Private Equity Insights, Milan 2024: What makes a strong advisory board and how to divest in challenging market situations

Private Equity Insights is one of the most prestigious conferences in the private equity industry, where experts come together to discuss key private equity issues and share valuable experiences. Here, Jannick Hunecke (Member of the Board of Management of Deutsche Beteiligungs AG) and Giovanni Revoltella (Managing Director of the Italian subsidiary DBAG Italia s.r.l.) spoke about two of the most pressing questions in the sector: how can attractive divestments be effected in challenging market situations and what makes a strong advisory board?

What makes a strong advisory board?
Generally speaking, advisory board members should share the company’s objectives. Ideally, they should have vast experience in the sector and, most importantly, this experience should complement that of the management board. Extensive experience on advisory boards is another prerequisite. In addition to the necessary hard skills, this involves soft skills such as the ability to deal with executives and the political savvy needed to represent shareholders’ interests. It is also very useful to identify candidates that can act as “sparring partners” for the management board.

How do diverse advisory boards benefit companies?
When selecting suitable advisory board candidates, DBAG pays great attention to diversity, which has been shown to be a key factor driving successful companies. However, having diversity of opinions is even more important than gender or ethnic diversity. After all, companies – their advisory board included – thrive on having a wide variety of opinions and a culture of open discussion. This does not mean, however, forcing difficult discussions, but rather pushing in the right direction and paving the way for progress and success. The rule here is always to challenge the company’s management just a little. Our experience shows that, the more professional a management team is, the more they will welcome this approach.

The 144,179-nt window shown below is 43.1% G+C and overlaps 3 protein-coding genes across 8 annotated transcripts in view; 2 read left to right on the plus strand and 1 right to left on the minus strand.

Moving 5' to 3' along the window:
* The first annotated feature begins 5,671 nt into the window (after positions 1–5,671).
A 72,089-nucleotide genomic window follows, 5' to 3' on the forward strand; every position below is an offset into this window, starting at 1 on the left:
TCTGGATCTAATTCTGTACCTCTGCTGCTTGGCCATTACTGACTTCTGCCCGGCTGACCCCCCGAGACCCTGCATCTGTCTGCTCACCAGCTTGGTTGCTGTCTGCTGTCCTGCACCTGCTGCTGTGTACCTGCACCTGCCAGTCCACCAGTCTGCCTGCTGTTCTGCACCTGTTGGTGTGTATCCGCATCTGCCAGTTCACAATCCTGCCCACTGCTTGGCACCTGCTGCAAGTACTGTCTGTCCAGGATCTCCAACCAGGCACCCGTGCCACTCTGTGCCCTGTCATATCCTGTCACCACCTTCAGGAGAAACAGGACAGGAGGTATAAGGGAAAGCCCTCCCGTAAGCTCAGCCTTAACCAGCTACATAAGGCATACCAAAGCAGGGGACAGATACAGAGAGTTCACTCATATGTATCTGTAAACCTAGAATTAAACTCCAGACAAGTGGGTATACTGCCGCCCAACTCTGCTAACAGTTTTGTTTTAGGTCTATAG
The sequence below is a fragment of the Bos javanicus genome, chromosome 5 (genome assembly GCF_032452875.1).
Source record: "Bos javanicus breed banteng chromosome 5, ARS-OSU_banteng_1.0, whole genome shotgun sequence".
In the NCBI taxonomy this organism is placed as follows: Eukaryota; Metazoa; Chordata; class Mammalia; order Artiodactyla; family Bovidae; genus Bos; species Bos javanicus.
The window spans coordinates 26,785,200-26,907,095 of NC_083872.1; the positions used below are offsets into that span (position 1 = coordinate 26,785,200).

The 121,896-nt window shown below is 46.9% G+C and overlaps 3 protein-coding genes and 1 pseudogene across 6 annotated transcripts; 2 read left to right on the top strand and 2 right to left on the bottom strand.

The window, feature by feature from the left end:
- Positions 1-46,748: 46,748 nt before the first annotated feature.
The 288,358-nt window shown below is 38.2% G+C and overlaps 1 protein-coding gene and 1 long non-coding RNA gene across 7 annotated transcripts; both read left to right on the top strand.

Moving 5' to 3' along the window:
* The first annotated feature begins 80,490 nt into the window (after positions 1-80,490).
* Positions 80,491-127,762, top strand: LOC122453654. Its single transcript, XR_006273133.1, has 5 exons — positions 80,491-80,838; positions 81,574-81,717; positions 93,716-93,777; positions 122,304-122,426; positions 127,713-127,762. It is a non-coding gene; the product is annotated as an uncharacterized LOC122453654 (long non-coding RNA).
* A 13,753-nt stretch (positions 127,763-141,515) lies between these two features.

What role does artificial intelligence play in business divestments?
Artificial intelligence (AI) goes far beyond anything the world has ever seen. Current instances of AI tools being used in DBAG’s day-to-day business include automating processes to make them more efficient. As far as potential uses of AI are concerned, we need to be aware that we are only at the start of a journey with an unknown course – and that there will be no end of innovations in the future.

Despite all this, private equity is a people business. Financial investors often have dealings with entrepreneurs who originally plotted out their business plans on a drawing board and still view them as their life’s work. This means that not only rational but also emotional factors play a decisive role here. Of course, divestment processes also involve technical elements such as due diligence or lengthy contracts, but at the end of the day, it is about two or more parties who want to come to an agreement. So, AI is not yet a factor driving the successful divestment of equity holdings, but it does have the potential to become a key tool in this process.

What is the outlook for the next twelve months?
We expect significant investment proposals in the months to come, especially since a backlog of M&A transactions has accumulated since 2023. In addition, the situation on the capital markets has visibly recovered – as is also evident from stock market developments – and because inflation is relatively stable, no further rate hikes are on the horizon. Furthermore, the private equity sector’s available funds for investment – also known as dry powder – amounted to just under 2.6 trillion US dollars in 2023 (1).This means that there are available funds waiting to be invested on the one hand and attractive companies undergoing major transformation (including digitalisation and sustainability measures) on the other. This level of transformation requires extensive resources and expertise – something private equity investors can bring to the table. There are also attractive opportunities in private debt. Given that many companies were financed at low interest rates and now need follow-up financing, private debt may come in handy. Like private equity, it is “smart money” that can leverage its investors’ expertise and networks.

Photo credits: Private Equity Insights/Unmask Photography

(1) S&P Global Market Intelligence